For example, believers typically take David as a model for the Messiah. But then an archaeologist comes along to assert the following conclusions:
David and Solomon existed in the 10th century B.C. but as "little more than hill country chieftains." There was no golden age of a united kingdom, a magnificent capital and an extended empire.Currently, Finkelstein's and Silberman's claim remains hotly contested. But what happens if the scholarly consensus moves in that direction? How does it affect exegesis? How does it affect faith?
Postmodern scepticism about historiography:
I am sympathetic to a postmodern view of historiography. The scholar's conclusions follow largely from his or her presuppositions.
I don't think it is entirely so. For example, I think we can conclude, on objective grounds, that the synoptic Gospels accurately capture the very "voice" of Jesus (his ipsissima vox), if not always his very words (ipsissima verba).
But over and over again, scholars' supposedly objective conclusions follow directly from their personal predilections. For example, did Jesus predict the arrival of the kingdom of God during his lifetime? Just about everyone resists that conclusion, although there are good biblical grounds for it.
Conservatives resist that conclusion because they can't admit that Jesus made a prediction that didn't come true. Liberals resist that conclusion because the image of Jesus as a wild-eyed, end-times prophet doesn't fit their preferred schema: Jesus as a teacher of universal ethical truths.
Conservatives and liberals alike sift the data according to what is palatable to them.
Postmodernists conclude that there is no such thing as objective history. I agree that historiography is highly problematic. Some basic conclusions are objective, in my view; but you can't progress very far before scholars begin picking and choosing from the data in accordance with their personal preferences.
Ken Burns's perspective:
That was my long-winded introduction to a quote from the documentary film-maker, Ken Burns. He sat down with Jon Stewart to discuss his documentary, "The War", a fresh examination of World War II. The video is embedded below (at least, it will be until Comedy Central deletes it from their site). But here is my transcript of the excerpts that caught my interest:
The second world war has been so draped in bloodless, gallant myth. You know, it's the John Wayne war. And when you see colour [film footage], it's no longer at arm's length. It's right there, and it's the worst war ever, not the good war, cause it killed sixty million people. …Allow me to object to one of Burns's statements: "We don't have a political bone in our bodies in this film."
A handful of soldiers [are now] able to say, "This is what really happened. I saw bad things; I did bad things; I lost good friends. I was scared, I was bored, I was hot, I was cold."
All the things that are universal to war. A guy in Iraq today — experiencing the same thing. And two thousand years ago, in the Peloponnesian War — the same thing. …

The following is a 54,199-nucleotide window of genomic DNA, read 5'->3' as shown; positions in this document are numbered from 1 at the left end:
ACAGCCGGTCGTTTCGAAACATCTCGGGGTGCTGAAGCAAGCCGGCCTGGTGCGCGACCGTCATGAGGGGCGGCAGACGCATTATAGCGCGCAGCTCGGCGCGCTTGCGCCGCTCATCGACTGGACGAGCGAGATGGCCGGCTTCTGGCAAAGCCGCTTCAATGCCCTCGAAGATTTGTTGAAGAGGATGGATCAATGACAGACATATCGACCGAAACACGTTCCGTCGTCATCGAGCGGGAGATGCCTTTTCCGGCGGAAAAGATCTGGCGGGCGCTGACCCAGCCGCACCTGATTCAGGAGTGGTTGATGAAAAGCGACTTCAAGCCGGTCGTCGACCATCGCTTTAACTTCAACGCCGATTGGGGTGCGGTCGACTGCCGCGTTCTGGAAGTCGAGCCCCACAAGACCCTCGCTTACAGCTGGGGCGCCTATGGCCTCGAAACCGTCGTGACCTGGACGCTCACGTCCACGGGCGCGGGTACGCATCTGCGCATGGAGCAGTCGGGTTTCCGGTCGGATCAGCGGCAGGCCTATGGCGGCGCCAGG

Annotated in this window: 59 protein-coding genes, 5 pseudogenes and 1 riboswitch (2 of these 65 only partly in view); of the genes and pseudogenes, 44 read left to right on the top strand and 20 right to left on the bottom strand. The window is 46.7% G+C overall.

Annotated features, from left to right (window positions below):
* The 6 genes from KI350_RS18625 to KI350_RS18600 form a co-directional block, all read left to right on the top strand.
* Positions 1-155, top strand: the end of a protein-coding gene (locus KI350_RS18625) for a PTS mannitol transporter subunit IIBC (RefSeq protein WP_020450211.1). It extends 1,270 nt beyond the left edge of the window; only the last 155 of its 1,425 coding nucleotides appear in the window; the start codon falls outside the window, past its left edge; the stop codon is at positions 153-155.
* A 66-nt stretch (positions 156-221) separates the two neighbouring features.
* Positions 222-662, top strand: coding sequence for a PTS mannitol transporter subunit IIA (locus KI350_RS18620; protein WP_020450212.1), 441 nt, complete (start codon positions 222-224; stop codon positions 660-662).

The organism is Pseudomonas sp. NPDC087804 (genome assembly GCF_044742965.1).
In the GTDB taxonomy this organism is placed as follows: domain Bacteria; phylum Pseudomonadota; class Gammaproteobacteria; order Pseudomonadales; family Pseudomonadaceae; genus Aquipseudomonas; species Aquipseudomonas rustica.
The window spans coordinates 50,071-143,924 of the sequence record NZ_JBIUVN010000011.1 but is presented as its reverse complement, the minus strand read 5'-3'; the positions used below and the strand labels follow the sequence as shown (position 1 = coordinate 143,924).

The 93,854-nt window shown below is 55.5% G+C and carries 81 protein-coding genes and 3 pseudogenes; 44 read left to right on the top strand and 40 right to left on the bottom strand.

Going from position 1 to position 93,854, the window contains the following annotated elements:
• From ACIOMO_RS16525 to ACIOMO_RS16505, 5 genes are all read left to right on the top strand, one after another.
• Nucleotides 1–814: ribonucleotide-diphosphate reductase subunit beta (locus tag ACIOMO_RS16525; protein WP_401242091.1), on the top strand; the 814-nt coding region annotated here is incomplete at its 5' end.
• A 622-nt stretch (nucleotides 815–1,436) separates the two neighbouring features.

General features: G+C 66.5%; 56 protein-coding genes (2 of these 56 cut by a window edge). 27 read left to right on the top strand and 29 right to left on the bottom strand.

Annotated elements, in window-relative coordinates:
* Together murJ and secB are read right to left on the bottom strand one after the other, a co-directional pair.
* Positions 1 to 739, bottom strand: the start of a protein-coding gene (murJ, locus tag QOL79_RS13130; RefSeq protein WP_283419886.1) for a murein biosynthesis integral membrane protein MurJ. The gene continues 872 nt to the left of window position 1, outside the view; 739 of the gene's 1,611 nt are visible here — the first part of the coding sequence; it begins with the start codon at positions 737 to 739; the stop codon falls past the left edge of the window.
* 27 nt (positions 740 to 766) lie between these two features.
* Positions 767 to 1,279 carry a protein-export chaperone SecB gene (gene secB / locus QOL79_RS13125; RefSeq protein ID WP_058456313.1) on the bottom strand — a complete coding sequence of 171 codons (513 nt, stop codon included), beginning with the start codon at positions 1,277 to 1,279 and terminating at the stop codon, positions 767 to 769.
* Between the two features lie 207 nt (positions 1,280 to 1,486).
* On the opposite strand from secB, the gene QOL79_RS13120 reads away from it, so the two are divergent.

We don't have a political bone in our bodies in this film. … But at the same time, history is the set of questions we in the present ask of the past. And so it's very much informed about our anxieties. …
We know that it takes some time from an event before you can really understand it: that you can triangulate with the passage of time. So you're constantly aware as you're dealing with new stuff that [our perspective] is going to change.
You know, if you did something on Vietnam ten years after the fall of Saigon — when we're in a recession, when Japan's ascendant — it'd be a different film than twenty years out, when we just won the first Gulf war, that our economy was booming, Japan was stagnant. I mean, every time you change a degree from that moment, every part of your perspective changes. …
I think all of us are in a continuum. You know, somebody says, "Is this the definitive work?" Absolutely not! You know, our Civil War film, seventeen years ago, spawned hundreds of documentaries. It's just, you do what you can do in that time.
In that statement, Burns momentarily falls back into the positivist trap. He speaks as if the historian floats in a heremetically sealed compartment, and is not influenced by the surrounding environment.
Presumably Burns meant only that he isn't trying to support either the Democrats or the Republicans in this documentary. It's clear from everything else he said in this segment that he understands the hard truth of historiography: that all historians are biased. We are all captives to the era which shapes us, all editing the data to respond to our interests and defend our prior convictions. As Burns put it,
Every time you change a degree from that moment, every part of your perspective changes. … You [just] do what you can do in that time.That's why historical conclusions, like those of Finkelstein and Silberman, must always be taken with a grain of salt. One must always ask, Where does this historian "come from"? What axe is s/he grinding — what polemical position is s/he setting out to prove?
I hasten to add, it's true of everything I write as well. In one post, I'm trying to make a case for same sex marriage. In another post, I'm resisting the biblical teaching on penal substitution.
If the posts are tendentious, does that make me a liberal? No, because this idea has nothing to do with the great liberal/conservative divide. Conservatives are playing the same game, they're just grinding a different set of axes. Hence the postmodern scepticism about all historiography.
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